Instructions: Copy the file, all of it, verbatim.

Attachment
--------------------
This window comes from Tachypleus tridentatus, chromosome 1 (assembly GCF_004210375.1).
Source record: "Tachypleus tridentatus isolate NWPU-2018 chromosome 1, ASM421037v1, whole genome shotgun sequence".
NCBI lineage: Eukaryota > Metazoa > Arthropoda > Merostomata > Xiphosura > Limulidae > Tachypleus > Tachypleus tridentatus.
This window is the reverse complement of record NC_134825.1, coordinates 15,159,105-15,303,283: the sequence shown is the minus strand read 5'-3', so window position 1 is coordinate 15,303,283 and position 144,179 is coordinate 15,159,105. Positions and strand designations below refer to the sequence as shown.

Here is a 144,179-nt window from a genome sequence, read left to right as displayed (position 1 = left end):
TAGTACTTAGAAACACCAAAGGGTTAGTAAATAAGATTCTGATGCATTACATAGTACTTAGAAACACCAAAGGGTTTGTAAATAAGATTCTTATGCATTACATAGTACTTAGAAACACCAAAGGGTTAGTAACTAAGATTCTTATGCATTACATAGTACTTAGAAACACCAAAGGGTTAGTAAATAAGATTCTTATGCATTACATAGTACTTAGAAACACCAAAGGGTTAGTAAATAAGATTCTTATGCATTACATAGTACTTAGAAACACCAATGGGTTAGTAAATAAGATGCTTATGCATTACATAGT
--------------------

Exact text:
This window comes from Tachypleus tridentatus, chromosome 1 (assembly GCF_004210375.1).
Source record: "Tachypleus tridentatus isolate NWPU-2018 chromosome 1, ASM421037v1, whole genome shotgun sequence".
NCBI lineage: Eukaryota > Metazoa > Arthropoda > Merostomata > Xiphosura > Limulidae > Tachypleus > Tachypleus tridentatus.
This window is the reverse complement of record NC_134825.1, coordinates 15,159,105-15,303,283: the sequence shown is the minus strand read 5'-3', so window position 1 is coordinate 15,303,283 and position 144,179 is coordinate 15,159,105. Positions and strand designations below refer to the sequence as shown.

Here is a 144,179-nt window from a genome sequence, read left to right as displayed (position 1 = left end):
TAGTACTTAGAAACACCAAAGGGTTAGTAAATAAGATTCTGATGCATTACATAGTACTTAGAAACACCAAAGGGTTTGTAAATAAGATTCTTATGCATTACATAGTACTTAGAAACACCAAAGGGTTAGTAACTAAGATTCTTATGCATTACATAGTACTTAGAAACACCAAAGGGTTAGTAAATAAGATTCTTATGCATTACATAGTACTTAGAAACACCAAAGGGTTAGTAAATAAGATTCTTATGCATTACATAGTACTTAGAAACACCAATGGGTTAGTAAATAAGATGCTTATGCATTACATAGT